ANN AND JIM GOODNIGHT MUSEUM PARK | Raleigh, North Carolina | 2016
Architects: Civitas, Inc.
Client: North Carolina Museum of Art
General Contractor: Barnhill Contracting Company
Photographers: Art Howard, courtesy of the North Carolina Museum of Art and Civitas, Inc.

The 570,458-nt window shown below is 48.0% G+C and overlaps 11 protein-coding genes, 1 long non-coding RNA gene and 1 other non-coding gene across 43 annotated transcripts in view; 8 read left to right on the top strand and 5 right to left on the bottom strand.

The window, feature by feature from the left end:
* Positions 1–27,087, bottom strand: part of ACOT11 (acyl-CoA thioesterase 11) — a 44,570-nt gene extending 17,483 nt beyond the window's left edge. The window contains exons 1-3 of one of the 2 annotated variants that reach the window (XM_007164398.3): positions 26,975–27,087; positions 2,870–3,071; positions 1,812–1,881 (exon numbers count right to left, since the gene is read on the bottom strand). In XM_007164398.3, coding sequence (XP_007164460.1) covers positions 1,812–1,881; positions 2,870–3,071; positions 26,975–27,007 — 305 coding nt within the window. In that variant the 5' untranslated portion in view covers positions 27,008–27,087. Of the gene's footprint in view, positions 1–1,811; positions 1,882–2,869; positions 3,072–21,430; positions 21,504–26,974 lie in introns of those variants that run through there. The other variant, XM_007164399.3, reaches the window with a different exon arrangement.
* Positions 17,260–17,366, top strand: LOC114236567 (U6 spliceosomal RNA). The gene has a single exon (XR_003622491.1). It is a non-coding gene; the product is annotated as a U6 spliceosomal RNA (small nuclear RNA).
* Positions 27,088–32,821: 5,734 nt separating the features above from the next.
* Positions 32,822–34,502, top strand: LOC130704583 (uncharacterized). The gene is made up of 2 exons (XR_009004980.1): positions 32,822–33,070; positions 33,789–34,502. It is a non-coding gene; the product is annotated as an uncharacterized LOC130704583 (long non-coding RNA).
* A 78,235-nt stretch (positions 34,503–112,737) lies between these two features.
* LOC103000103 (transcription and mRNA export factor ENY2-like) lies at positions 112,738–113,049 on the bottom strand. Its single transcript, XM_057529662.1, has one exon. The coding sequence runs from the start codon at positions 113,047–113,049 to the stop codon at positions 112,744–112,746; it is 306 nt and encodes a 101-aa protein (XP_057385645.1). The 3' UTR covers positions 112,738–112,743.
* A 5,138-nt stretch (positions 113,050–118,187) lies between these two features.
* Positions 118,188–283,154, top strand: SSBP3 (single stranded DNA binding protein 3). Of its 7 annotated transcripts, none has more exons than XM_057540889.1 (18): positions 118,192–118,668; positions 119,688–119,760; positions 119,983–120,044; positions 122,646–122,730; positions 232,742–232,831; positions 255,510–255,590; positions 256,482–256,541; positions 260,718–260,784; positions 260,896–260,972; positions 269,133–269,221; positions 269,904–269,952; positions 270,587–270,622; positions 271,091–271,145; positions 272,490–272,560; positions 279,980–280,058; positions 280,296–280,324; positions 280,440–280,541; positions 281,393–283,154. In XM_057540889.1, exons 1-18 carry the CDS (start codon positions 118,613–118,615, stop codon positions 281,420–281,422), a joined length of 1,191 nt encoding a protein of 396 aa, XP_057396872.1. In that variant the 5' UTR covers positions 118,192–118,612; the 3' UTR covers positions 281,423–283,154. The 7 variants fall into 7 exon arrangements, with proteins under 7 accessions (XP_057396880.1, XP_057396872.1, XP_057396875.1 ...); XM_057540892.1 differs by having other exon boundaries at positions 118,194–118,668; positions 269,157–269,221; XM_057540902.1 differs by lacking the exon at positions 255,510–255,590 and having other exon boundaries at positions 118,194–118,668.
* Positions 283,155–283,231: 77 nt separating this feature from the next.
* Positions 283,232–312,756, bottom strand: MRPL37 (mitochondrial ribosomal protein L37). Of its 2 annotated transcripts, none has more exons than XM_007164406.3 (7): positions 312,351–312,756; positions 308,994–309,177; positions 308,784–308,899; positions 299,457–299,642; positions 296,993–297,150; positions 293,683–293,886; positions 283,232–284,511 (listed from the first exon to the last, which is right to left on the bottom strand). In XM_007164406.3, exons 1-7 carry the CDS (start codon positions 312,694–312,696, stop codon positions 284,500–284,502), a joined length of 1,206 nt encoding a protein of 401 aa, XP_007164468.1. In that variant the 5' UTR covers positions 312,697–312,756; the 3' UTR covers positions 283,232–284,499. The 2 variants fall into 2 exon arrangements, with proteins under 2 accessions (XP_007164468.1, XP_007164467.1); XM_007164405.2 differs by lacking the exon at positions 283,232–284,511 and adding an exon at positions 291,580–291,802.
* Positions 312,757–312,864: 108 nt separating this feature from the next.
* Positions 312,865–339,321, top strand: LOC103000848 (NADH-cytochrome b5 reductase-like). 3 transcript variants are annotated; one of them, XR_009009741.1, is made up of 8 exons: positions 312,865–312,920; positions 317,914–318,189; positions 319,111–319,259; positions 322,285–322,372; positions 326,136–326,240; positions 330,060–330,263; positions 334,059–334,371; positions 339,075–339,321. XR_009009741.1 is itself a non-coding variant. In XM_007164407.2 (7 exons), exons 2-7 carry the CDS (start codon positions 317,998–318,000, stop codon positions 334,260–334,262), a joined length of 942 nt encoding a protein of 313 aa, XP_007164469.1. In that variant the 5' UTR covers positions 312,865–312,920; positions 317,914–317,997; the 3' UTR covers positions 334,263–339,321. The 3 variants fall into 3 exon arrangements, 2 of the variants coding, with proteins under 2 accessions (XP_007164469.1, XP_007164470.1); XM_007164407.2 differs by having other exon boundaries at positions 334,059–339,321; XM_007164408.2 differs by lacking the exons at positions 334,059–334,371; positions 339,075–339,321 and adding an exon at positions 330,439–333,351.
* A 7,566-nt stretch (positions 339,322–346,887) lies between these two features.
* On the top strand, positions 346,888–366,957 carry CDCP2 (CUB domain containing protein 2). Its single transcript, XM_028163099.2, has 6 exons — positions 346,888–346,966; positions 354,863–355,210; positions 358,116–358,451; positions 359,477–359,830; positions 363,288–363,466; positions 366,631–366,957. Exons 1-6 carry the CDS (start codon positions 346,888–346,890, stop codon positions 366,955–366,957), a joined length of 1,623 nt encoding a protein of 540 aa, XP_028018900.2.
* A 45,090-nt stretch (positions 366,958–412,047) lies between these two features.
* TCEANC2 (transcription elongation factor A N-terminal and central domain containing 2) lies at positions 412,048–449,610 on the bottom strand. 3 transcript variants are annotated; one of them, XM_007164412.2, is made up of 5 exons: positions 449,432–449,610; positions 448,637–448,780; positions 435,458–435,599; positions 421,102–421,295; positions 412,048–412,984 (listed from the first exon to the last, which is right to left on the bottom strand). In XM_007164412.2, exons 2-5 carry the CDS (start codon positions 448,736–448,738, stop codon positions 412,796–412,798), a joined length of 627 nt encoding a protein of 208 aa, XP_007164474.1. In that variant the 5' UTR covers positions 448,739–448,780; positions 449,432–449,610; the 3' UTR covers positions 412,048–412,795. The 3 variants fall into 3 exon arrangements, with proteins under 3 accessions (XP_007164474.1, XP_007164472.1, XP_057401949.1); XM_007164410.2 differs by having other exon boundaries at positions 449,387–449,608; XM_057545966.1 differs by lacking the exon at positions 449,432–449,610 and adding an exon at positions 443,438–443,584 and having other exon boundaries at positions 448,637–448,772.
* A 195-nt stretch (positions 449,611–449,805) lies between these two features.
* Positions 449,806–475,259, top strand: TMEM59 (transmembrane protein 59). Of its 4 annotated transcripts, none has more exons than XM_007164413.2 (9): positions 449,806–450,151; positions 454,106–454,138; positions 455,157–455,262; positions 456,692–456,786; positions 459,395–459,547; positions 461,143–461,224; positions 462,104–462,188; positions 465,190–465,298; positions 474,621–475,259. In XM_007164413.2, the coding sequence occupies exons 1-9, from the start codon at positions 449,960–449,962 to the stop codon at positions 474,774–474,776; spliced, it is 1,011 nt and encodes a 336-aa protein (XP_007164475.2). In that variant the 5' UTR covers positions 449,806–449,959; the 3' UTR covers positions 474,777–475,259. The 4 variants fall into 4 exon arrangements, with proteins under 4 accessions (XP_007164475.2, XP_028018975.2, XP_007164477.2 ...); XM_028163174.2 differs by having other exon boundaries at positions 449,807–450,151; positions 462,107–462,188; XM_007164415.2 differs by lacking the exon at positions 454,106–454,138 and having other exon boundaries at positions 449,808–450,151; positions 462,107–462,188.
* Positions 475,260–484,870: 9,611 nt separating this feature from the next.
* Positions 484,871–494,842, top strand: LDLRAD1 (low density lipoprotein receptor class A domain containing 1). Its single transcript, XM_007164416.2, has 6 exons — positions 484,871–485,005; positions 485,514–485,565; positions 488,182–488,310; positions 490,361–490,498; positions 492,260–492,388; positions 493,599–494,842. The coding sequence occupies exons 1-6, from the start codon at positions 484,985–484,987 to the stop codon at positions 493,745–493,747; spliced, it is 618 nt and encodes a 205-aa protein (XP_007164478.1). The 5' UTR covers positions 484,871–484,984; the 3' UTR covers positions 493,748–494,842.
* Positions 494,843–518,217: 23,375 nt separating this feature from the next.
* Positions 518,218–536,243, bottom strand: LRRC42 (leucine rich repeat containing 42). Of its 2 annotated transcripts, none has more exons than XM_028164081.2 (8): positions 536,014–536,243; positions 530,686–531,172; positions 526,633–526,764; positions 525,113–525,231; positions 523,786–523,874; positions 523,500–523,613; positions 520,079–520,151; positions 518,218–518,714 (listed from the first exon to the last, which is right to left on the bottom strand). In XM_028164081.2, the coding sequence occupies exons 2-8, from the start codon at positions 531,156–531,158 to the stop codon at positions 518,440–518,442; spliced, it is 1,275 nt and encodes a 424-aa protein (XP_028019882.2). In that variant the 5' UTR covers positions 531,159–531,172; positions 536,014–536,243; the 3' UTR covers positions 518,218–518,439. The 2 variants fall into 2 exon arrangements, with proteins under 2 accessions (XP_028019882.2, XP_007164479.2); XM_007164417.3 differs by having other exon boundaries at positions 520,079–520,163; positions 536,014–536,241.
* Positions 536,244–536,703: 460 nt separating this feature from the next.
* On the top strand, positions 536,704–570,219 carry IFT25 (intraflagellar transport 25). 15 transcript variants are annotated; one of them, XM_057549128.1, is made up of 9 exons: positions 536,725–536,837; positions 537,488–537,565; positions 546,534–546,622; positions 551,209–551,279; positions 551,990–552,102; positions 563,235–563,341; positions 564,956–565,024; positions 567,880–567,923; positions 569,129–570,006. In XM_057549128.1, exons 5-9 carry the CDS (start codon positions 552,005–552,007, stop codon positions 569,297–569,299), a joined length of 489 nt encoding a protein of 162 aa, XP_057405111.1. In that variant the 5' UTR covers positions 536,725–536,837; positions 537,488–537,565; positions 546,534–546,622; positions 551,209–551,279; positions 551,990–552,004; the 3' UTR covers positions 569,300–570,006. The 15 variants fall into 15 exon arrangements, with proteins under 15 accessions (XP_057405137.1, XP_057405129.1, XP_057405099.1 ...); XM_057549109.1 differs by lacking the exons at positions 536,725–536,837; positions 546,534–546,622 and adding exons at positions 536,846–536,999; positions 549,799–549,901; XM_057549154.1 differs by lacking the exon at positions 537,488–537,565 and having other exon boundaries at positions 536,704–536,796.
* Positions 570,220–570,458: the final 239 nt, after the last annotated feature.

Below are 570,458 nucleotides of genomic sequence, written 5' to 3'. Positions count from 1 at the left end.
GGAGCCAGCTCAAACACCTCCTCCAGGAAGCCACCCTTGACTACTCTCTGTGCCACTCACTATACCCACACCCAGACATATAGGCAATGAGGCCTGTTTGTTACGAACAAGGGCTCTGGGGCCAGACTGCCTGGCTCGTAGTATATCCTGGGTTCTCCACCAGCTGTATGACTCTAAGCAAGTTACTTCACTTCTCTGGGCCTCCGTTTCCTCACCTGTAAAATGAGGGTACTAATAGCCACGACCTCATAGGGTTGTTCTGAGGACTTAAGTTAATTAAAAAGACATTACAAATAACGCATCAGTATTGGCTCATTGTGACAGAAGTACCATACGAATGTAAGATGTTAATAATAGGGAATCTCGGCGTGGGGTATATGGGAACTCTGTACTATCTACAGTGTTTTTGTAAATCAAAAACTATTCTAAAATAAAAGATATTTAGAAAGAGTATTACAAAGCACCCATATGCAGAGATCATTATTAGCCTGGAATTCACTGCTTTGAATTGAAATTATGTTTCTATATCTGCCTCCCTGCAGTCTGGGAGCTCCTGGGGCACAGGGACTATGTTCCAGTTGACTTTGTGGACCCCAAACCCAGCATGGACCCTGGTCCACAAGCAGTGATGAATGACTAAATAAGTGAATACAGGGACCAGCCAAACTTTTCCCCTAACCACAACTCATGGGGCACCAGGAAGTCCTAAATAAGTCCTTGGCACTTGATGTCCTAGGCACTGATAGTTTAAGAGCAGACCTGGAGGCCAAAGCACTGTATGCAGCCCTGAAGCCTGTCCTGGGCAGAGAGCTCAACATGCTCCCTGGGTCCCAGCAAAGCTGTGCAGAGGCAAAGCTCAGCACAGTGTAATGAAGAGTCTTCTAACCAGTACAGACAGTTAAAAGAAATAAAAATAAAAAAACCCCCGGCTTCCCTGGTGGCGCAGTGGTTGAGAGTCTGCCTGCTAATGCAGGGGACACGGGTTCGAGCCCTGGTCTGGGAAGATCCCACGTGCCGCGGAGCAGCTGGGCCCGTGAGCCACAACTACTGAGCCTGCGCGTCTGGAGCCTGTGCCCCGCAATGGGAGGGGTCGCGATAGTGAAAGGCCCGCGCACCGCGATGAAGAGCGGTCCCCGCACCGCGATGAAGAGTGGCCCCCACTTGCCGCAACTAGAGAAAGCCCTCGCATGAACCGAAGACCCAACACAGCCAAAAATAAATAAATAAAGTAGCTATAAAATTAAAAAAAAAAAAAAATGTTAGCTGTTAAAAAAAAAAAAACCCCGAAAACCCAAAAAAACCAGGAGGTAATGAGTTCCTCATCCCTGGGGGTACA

What started as an exercise in reimagining the future of the museum has transformed a former Raleigh, NC, prison site into an engaging experiment in extroverting the art museum into something altogether new. At a time when museums are challenged with remaining relevant in an age of info-distraction, the North Carolina Museum of Art (NCMA) recognized its 164-acre campus as a rare asset – and opportunity to explore “the idea of what a museum can be in the 21st century,” says NCMA Director Lawrence Wheeler. Designed as an evolving work in progress, the new 25-acre Ann and Jim Goodnight Museum Park Expansion is an open invitation to community. The multi-layered design reinvents the traditional interior gallery experience outdoors, connecting new and more diverse audiences in a joyful free-ranging exploration of art and nature. At the same time, it fosters social healing for the site’s grim past, from World War I tank training ground to 20th-century youth incarceration facility. A broad curvilinear promenade serves as transition from the Museum buildings’ more formal domain to the natural world, revealing a chain of informal outdoor spaces. A brick smokestack – a prison remnant – honors the site’s history while functioning as a reorientation point for visitors moving among the park’s topography. Details bringing the concept of “museum-quality” outdoors include the 800-foot-long Corten steel ridgeline, stainless steel and ipe-wood overlook decks and the 600-foot curving ipe bench that surrounds The Ellipse, a manicured central lawn. In the Wave Garden, more than 150,000 native plants create flowing color and texture in 20 mounded low-water gardens. Two lawns flanked by 10 raised and tilted gardens – the Parterre Lawn and Gardens – provide installation and event space. A 1,000-foot-long water quality band multitasks as sustainable storm water treatment device and a visual datum crossing the site. And a new entrance and dynamic street edge on busy Blue Ridge Road orchestrate glimpses of park and art. Artworks throughout the landscape charm and challenge. Two iconic steel sculptures by Mark di Suvero connect earth and sky; monumental mesh heads by Jaume Plensa surprise with delicate strength; and a Giuseppe Penone bronze elm tree cradling a massive boulder references the impact of human intervention in nature. “I think more than any other, this generation is getting to engage with fine art in an enthusiastic way,” says artist Hank Willis Thomas, whose benches shaped like cartoon speech bubbles welcome active participation. The expansion design “unifies the campus with this crispness and has rebranded in people’s imagination what the park is,” says Dan Gottlieb, NCMA director of planning, design and the Museum Park. “It opens up a framework for partnerships we’ve never dreamed of: REI has come to us and wants to do programming here.” As further proof of success, more than 25,000 people visited the Museum’s first public art installation in the new space, an 11-day exhibition featuring Amanda Parer’s giant illuminated, inflated rabbits, and connected beyond the physical space via some 100,000 social media impressions – including one in-the-moment tweet declaring, “this feels like home.”